She didn't end up calling him.
She realised she was scared he wouldn't come.
The damned thing still hadn't rung.
He kept it with him anyway, slept with it under his pillow, in the hope that someday it would ring and he'd pick it up to hear Martha Jones' voice calling him back. Even now, even after so long, he woke up every day and waited for the call to run.
He almost didn't expect her to call.
And then, one day, the phone rang.
She still hadn't called him.
It was just a matter of pressing a button. She'd done harder things than this before; she'd sat exams and watched people die and then, sometimes, stopped them from dying; she'd saved the world with words alone (and given a man the word to save them all, when even the Doctor had none). It was just a matter of finding the right words.
She almost didn't ring him.
When she did, she hoped he'd still come running.
They both kept their promises, in the end.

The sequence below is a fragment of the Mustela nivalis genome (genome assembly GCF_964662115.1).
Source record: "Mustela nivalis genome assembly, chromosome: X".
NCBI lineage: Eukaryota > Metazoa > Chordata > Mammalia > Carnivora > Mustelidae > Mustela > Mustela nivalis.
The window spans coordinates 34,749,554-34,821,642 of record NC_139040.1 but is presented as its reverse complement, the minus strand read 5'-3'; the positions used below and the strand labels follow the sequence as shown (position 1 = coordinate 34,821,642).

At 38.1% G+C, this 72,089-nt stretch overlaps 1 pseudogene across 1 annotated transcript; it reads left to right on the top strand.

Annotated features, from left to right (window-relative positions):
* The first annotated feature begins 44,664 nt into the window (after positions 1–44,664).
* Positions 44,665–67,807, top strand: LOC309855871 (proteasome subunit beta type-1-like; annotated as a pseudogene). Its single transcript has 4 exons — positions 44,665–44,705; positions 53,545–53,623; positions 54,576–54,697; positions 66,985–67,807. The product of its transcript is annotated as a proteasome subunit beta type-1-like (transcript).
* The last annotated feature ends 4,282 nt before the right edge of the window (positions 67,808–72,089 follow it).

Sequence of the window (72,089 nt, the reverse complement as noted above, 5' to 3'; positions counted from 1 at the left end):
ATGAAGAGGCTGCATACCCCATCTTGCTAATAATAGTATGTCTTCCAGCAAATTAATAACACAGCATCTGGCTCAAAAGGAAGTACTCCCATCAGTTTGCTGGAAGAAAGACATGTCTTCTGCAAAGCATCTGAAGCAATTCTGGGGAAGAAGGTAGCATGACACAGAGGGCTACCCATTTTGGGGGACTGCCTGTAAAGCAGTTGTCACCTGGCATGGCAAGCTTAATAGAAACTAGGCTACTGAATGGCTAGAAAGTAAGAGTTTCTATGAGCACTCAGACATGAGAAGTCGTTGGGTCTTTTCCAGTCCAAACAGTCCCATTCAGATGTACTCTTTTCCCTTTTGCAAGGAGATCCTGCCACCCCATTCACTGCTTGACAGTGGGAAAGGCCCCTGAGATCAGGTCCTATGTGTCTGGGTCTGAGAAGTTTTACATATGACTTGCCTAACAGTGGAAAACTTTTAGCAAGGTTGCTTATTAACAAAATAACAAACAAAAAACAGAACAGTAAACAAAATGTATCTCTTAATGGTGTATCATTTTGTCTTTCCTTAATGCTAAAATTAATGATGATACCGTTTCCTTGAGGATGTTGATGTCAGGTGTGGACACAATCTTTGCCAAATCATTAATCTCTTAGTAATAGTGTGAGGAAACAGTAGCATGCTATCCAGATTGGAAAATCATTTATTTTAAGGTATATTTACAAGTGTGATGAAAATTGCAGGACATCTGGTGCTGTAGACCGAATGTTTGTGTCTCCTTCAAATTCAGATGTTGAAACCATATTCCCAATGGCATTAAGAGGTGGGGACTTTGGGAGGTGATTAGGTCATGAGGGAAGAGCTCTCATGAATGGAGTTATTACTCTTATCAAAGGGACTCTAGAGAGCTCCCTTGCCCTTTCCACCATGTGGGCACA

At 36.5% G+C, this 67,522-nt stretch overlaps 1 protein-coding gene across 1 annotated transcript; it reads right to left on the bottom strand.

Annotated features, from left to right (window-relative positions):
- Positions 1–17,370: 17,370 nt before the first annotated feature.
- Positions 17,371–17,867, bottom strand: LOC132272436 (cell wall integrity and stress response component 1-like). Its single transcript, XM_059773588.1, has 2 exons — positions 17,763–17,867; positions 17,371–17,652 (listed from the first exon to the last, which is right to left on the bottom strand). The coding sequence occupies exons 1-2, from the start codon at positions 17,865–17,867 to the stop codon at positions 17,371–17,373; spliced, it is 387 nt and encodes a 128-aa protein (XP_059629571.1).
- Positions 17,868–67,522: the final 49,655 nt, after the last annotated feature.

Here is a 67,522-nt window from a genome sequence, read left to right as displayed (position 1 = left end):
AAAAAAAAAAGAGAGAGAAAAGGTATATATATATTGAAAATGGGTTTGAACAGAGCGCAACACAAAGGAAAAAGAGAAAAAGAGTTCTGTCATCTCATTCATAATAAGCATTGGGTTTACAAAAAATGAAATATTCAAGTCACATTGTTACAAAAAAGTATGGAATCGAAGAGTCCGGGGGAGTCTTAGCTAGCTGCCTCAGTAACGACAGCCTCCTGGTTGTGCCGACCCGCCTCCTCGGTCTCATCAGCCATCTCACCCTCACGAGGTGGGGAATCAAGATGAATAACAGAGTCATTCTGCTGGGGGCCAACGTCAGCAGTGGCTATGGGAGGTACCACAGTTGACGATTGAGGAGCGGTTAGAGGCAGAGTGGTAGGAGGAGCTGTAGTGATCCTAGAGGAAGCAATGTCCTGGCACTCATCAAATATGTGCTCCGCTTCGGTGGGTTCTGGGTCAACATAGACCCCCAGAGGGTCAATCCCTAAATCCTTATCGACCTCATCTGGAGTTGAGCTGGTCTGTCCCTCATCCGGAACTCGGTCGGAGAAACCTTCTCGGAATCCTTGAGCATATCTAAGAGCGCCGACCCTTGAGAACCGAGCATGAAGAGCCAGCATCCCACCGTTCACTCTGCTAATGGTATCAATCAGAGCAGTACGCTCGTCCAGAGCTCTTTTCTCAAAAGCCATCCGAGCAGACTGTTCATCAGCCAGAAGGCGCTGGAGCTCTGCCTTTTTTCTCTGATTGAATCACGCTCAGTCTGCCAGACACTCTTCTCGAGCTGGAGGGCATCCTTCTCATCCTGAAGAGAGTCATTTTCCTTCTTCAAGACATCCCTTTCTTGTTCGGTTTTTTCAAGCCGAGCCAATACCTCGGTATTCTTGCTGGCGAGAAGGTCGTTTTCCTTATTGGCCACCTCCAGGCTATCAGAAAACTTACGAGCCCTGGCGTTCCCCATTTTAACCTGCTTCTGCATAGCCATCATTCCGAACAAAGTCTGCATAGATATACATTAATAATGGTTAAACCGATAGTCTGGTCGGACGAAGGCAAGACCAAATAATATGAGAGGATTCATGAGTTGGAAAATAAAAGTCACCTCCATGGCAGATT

For what seemed like forever, they both just stood there, staring, neither knowing what to say (because maybe there was nothing to say, not when they could see each other's hearts in their eyes). Then they collided in a hug that was a mess of arms finding the right places again and heads resting on shoulders and closeness and tightness and overwhelming relief.
The hopes and fears and doubts were gone, now, replaced by the sort of happiness born only of despair endured alone. They clung to each other like the world was ending (and it could have been, but neither of them would have cared), neither speaking, because this was beyond words. And when they finally broke apart and looked at each other, eyes dancing (oh, how he'd missed those eyes), grinning like fools (oh, how she'd missed that smile), they knew that things were right again.
She'd called, just like she'd promised.
He'd come running, just like he'd said.